Hundreds of Russian opposition protesters marched in Moscow on Monday to mark the anniversary of a demonstration that ended in clashes with police, dozens jailed and several prosecutions last May.
So far, around 400 people have joined the march when it started its movement from Kaluzhskaya Square to Bolotnaya Square, according to the Moscow Police Department's website.
Security is tight and marchers were required to pass through metal detectors and were checked by police.
The protestors carried posters reading "Freedom to Political Prisoners!"
The rally on 6 May last year, the eve of Vladimir Putin's inauguration for a third presidential term, has become a clarion call for discontent over the detention of 17 protesters on public order offences.
According Reuters, protesters took to the streets in Moscow on Sunday demanding the release of the so-called Bolotnaya 17 detainees, chanting "Russia without Putin!" and "37 won't work", in a reference to the Stalinist purges of 1937.
One Bolotnaya detainee was jailed for four and a half years last November after admitting public order offences. Several cases have not come to trial, while other suspects have retracted confessions they say they gave under duress.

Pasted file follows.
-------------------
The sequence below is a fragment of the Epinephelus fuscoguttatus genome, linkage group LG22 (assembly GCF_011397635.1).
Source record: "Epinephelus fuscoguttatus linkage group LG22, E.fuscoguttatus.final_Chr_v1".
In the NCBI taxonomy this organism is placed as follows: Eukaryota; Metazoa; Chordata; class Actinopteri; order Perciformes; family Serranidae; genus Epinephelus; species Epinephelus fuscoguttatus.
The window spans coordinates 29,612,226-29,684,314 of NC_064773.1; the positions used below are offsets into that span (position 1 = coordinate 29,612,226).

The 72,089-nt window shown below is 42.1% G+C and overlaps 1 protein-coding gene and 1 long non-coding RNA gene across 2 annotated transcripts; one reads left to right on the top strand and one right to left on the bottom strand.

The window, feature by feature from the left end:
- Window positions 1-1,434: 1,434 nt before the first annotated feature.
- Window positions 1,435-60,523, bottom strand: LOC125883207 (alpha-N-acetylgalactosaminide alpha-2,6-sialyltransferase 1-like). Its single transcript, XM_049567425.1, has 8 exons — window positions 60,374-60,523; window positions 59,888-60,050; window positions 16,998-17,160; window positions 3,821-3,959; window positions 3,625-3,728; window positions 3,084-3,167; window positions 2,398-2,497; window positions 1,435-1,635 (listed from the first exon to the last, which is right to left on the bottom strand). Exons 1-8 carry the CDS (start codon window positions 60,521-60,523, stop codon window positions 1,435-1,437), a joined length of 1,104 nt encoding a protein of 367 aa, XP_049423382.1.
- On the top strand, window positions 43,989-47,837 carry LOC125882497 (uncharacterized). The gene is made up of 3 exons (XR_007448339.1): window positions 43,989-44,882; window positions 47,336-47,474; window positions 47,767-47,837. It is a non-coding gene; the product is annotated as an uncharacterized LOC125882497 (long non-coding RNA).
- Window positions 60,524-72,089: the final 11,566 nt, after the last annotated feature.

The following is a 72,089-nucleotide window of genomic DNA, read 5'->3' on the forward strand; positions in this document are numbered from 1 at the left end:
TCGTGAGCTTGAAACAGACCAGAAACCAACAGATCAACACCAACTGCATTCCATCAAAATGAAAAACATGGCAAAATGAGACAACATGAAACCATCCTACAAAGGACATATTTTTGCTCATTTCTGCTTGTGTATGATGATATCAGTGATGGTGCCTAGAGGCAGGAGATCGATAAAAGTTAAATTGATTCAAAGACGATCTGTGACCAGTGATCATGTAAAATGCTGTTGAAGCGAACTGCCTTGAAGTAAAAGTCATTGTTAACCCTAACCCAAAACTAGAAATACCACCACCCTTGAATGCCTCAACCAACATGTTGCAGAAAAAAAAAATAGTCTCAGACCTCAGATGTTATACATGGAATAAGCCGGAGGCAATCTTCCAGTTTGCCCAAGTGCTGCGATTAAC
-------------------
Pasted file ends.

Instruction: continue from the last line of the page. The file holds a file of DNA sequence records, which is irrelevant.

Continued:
Protests against alleged ballot fraud in the parliamentary election of December 2011 and the March 2012 presidential vote had attracted up to 100,000 people.
Putin responded to the protests by pushing through laws which the opposition says are meant to stifle dissent - including tightening legislation on defamation and increasing fines for protesters.
The president has denied political persecution but said Russia needed order and discipline.
Protesters accuse the police of using excessive force during the march last year, and say any violence on their part was in self-defence.
According to Sky News, at least 15 people are still being held in detention centres across Moscow awaiting trial, in many cases without charge.
Several more are under house arrest, including Left Front leader Sergei Udaltsov, who is accused of conspiring to organise mass riots.
Amnesty International has expressed concerns about the evidence against many of those detained, and says there are grounds to consider at least some of them "prisoners of conscience".
Human Rights Watch has accused President Putin of presiding over the harshest crackdown on civil society in Russia's post-soviet history since his return to the Kremlin last year.